But there is much work ahead, and much to think about. I’m reading a lot right now, reading even more memoirs than I usually do (which is saying a lot). But I’m reading them with an eye to form and structure and voice, rather than immersing myself solely in the story. I’m studying books about writing memoir, starting with my friend Beth Kephart’s challenging text Handling the Truth. And it is challenging me - to think and re-think every early assumption I made about this project, with an eye on the “universal question” within which to frame it.

But it’s all good. I’m not in a hurry. 

It feels like a hike in the wilderness on a cool spring day. A fresh breeze tingles on my skin, clouds scuttle across the blue sky above, my feet crackle and crunch on the forest path, one step after the next, my gait steady but unhurried. The day is long, there is plenty of sunlight, and much to see and hear. I’m simply enjoying the walk.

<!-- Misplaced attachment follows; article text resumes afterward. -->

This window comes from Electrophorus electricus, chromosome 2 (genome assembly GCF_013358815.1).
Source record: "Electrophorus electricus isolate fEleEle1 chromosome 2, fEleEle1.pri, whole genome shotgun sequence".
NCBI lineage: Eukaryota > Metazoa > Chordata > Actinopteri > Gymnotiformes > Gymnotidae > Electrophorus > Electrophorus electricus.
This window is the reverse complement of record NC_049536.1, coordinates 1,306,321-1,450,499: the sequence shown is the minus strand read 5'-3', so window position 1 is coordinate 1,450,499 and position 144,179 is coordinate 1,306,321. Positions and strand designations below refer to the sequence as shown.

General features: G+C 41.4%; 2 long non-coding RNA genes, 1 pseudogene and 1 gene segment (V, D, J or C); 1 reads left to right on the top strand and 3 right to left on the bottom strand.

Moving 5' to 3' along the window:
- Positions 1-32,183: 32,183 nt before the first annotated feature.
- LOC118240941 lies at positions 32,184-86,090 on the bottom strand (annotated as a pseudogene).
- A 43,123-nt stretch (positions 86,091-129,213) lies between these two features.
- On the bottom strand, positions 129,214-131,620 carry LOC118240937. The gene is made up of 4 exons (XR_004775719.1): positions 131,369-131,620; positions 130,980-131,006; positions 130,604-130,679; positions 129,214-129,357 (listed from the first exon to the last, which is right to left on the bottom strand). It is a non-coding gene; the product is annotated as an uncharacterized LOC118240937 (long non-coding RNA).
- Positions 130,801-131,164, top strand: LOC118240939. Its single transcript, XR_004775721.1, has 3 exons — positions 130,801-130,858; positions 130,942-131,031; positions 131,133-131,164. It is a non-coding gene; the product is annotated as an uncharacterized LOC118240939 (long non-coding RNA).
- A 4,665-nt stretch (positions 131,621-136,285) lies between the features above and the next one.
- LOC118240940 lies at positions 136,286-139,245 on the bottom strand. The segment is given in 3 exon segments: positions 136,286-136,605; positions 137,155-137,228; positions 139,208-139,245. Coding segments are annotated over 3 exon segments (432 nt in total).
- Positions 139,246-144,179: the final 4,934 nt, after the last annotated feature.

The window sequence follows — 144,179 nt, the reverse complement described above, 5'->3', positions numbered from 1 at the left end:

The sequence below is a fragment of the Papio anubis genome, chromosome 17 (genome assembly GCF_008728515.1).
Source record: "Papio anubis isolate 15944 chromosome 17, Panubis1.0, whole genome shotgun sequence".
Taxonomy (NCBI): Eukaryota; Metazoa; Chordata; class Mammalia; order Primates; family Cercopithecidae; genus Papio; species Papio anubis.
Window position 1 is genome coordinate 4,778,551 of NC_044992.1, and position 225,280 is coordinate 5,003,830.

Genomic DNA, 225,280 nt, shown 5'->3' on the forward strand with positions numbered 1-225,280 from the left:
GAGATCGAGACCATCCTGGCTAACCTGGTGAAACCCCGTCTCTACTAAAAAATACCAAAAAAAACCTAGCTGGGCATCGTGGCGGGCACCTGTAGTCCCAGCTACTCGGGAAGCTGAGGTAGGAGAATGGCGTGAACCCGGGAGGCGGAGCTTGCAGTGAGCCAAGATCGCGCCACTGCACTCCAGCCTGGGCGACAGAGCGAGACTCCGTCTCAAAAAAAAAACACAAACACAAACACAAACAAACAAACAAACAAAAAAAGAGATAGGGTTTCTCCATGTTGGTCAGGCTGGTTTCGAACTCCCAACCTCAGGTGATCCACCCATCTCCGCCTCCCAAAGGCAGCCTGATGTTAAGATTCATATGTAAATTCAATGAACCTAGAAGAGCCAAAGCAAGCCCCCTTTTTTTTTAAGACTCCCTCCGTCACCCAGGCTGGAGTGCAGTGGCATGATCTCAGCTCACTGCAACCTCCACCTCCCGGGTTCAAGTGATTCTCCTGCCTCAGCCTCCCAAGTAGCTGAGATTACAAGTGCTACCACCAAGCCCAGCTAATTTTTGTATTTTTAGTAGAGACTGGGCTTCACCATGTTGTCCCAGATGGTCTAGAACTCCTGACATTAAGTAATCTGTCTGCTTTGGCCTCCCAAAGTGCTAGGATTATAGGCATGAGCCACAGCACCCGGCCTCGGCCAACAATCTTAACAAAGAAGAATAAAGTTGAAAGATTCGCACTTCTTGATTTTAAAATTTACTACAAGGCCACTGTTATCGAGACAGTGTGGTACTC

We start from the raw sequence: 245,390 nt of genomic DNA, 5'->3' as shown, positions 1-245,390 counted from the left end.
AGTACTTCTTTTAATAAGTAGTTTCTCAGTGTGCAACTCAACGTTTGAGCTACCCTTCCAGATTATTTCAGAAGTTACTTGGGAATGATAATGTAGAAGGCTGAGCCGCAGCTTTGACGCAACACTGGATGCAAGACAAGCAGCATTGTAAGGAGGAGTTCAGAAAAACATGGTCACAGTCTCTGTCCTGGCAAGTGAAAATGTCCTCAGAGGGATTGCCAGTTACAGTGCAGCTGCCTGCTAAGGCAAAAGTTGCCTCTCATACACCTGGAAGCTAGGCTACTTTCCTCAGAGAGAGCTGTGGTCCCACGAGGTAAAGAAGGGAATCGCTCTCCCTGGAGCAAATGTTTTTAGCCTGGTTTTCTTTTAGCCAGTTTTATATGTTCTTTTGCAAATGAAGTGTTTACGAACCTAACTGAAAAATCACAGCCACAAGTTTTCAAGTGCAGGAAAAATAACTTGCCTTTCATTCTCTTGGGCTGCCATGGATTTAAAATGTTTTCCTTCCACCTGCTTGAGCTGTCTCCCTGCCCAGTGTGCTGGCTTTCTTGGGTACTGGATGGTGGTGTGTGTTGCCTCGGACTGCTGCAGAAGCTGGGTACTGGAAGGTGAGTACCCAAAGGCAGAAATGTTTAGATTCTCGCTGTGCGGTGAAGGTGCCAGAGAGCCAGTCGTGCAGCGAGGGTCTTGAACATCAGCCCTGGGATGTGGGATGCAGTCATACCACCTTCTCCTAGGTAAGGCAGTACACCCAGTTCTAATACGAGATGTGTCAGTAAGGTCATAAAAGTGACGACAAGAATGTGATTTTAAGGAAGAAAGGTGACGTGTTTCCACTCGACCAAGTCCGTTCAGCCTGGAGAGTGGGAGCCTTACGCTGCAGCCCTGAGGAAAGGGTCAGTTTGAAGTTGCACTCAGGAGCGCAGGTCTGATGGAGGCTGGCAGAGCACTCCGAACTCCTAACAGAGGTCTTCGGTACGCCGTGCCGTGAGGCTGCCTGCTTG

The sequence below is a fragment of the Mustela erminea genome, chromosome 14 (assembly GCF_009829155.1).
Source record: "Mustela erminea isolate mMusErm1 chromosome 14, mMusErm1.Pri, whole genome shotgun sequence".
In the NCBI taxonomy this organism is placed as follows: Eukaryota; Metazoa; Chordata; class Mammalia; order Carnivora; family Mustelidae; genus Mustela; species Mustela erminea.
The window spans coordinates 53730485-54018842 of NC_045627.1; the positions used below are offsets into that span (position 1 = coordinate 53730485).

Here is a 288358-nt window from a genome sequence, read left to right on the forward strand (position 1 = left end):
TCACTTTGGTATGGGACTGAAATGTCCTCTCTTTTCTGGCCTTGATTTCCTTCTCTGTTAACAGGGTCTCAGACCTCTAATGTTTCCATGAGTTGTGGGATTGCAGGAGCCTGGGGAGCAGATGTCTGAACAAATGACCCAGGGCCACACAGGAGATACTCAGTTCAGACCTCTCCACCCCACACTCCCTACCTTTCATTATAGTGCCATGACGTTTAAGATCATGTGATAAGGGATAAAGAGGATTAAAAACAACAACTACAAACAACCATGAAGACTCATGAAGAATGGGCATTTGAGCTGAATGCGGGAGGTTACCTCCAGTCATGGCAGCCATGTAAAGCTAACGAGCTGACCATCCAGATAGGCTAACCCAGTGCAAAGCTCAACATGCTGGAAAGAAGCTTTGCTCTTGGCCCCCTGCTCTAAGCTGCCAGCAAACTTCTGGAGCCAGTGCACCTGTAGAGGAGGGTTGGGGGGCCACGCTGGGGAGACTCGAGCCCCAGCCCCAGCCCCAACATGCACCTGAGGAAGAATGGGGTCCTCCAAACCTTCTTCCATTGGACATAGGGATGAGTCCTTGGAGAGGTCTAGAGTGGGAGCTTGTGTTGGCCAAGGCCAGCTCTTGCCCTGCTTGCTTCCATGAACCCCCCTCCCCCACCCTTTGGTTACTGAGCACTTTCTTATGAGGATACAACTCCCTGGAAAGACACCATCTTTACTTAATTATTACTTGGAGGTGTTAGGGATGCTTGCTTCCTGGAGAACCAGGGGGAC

That’s what’s next for me.

Writer and artist friends: What’s next for you? 


The Sunday Salon: Handling the Truth

No one can or should tell you what to write about. But if you don't know where the memoir impulse is coming from, if you can't trace it, can't defend it, can't articulate an answer when somebody asks "Why'd you want to write a memoir anyway?" - stop. Hold those memoir horses. Either the mind has been teased for years upon years, or there's that small thing that won't be refused, or there's something else genuine and worthy. But nobody wants to hear that you're writing memoir because you need some quick cash, or because you think it will make you famous, or because your boyfriend said there's a movie in this, or because you're so mad and it's about time you get to tell your version.  from Handling the Truth, on the writing of memoir, by Beth Kephart

handlingthetruthI love Beth Kephart's writing. I love every lyrical, magical, evocative word of it.  I wallow in a Kephart book, marvel at the way she uses language like a paintbrush, eat up her daily blog posts like part of my healthy breakfast.